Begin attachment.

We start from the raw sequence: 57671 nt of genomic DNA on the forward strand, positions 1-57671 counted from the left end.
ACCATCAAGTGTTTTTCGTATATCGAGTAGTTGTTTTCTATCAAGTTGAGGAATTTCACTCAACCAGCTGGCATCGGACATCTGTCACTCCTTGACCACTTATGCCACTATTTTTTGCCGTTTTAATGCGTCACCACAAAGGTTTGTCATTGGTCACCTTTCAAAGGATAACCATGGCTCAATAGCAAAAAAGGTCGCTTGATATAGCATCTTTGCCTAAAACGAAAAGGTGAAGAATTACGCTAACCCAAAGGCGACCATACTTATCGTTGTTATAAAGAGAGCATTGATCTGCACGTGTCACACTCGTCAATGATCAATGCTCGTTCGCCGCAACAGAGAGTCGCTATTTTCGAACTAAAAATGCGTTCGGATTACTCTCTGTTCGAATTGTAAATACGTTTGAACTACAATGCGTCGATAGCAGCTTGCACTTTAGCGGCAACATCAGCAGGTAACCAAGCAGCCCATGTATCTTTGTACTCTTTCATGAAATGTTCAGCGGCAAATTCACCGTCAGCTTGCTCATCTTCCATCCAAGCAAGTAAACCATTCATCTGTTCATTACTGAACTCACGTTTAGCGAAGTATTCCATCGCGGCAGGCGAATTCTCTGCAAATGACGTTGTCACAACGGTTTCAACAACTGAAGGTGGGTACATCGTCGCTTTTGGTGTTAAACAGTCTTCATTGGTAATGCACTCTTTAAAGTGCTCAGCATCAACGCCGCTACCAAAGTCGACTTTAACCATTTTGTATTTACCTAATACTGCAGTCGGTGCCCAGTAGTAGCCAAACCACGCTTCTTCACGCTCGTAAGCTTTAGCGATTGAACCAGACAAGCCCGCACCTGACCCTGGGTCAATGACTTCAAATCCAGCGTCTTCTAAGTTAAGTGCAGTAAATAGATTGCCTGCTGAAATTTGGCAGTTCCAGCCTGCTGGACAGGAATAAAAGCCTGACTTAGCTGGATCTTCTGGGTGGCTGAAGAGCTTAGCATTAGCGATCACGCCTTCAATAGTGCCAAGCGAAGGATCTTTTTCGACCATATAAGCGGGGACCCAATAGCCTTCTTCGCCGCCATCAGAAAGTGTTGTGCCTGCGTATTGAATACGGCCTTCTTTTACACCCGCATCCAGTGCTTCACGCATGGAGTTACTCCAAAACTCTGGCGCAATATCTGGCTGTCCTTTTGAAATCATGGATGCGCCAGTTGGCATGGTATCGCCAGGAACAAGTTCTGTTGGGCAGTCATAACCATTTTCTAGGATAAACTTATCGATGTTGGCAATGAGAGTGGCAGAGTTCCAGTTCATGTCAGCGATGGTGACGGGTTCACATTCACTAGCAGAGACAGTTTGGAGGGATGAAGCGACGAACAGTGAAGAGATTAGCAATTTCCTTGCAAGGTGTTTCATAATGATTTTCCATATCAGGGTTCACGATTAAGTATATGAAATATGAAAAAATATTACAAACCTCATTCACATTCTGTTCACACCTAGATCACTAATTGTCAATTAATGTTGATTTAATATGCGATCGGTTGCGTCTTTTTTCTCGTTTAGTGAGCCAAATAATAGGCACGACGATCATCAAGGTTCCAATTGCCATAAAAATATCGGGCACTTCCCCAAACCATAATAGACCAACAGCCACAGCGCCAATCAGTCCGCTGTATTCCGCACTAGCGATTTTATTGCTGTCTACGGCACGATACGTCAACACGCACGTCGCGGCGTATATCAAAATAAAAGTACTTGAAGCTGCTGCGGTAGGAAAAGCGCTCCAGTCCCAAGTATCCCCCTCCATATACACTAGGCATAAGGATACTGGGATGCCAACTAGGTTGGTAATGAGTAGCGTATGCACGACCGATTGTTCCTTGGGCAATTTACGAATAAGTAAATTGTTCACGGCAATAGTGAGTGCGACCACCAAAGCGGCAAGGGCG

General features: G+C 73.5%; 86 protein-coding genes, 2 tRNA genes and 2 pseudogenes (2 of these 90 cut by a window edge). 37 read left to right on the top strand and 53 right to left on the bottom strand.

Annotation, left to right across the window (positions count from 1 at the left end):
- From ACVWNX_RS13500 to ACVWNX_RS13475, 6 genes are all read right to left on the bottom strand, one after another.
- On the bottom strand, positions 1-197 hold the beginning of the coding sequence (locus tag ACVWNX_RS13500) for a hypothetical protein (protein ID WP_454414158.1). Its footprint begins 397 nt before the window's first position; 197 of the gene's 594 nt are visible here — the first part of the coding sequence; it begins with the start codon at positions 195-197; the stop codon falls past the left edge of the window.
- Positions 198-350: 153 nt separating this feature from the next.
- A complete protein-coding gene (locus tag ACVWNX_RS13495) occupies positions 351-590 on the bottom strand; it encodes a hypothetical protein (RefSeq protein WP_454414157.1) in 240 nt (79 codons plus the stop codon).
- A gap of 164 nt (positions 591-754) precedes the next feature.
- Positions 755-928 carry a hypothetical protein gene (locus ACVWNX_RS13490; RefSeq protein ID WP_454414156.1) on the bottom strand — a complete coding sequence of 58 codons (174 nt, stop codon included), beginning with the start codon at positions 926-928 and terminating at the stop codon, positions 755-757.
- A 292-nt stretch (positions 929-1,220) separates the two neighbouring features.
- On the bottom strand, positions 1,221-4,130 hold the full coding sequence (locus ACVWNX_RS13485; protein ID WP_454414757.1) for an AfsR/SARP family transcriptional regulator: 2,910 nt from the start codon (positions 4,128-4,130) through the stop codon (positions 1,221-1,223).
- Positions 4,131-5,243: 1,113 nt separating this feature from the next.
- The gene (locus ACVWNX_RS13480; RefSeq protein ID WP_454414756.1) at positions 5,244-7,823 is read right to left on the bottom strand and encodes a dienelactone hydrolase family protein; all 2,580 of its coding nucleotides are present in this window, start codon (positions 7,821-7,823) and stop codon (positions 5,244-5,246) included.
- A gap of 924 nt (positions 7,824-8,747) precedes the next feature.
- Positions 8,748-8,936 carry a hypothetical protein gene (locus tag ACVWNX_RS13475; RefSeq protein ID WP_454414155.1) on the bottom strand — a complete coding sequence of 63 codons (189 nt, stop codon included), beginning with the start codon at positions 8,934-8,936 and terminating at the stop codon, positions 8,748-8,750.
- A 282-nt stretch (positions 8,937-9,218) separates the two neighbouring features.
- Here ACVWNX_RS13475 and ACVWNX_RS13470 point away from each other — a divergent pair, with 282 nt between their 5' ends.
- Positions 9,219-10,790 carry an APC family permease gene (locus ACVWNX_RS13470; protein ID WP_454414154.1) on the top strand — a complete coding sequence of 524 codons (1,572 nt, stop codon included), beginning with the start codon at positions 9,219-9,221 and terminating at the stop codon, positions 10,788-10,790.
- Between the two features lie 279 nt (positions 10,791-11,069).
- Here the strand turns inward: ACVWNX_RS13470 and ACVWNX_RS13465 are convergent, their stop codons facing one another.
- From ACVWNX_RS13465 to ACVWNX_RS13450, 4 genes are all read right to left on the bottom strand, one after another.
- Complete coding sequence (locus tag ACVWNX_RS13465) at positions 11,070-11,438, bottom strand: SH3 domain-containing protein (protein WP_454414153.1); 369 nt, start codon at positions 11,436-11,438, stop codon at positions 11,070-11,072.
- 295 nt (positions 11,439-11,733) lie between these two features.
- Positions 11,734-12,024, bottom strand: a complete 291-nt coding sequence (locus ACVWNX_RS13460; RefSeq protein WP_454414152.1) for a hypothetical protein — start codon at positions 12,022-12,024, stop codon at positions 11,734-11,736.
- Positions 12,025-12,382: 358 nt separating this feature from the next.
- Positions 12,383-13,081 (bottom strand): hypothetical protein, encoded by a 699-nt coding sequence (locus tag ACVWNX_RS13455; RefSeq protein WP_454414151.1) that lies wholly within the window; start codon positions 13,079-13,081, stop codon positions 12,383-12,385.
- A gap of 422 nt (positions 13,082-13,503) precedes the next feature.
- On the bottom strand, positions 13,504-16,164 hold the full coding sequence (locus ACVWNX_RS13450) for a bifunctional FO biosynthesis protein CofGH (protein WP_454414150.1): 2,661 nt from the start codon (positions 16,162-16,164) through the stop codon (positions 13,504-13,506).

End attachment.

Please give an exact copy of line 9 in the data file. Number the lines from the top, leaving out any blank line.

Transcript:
- A gap of 164 nt (positions 591-754) precedes the next feature.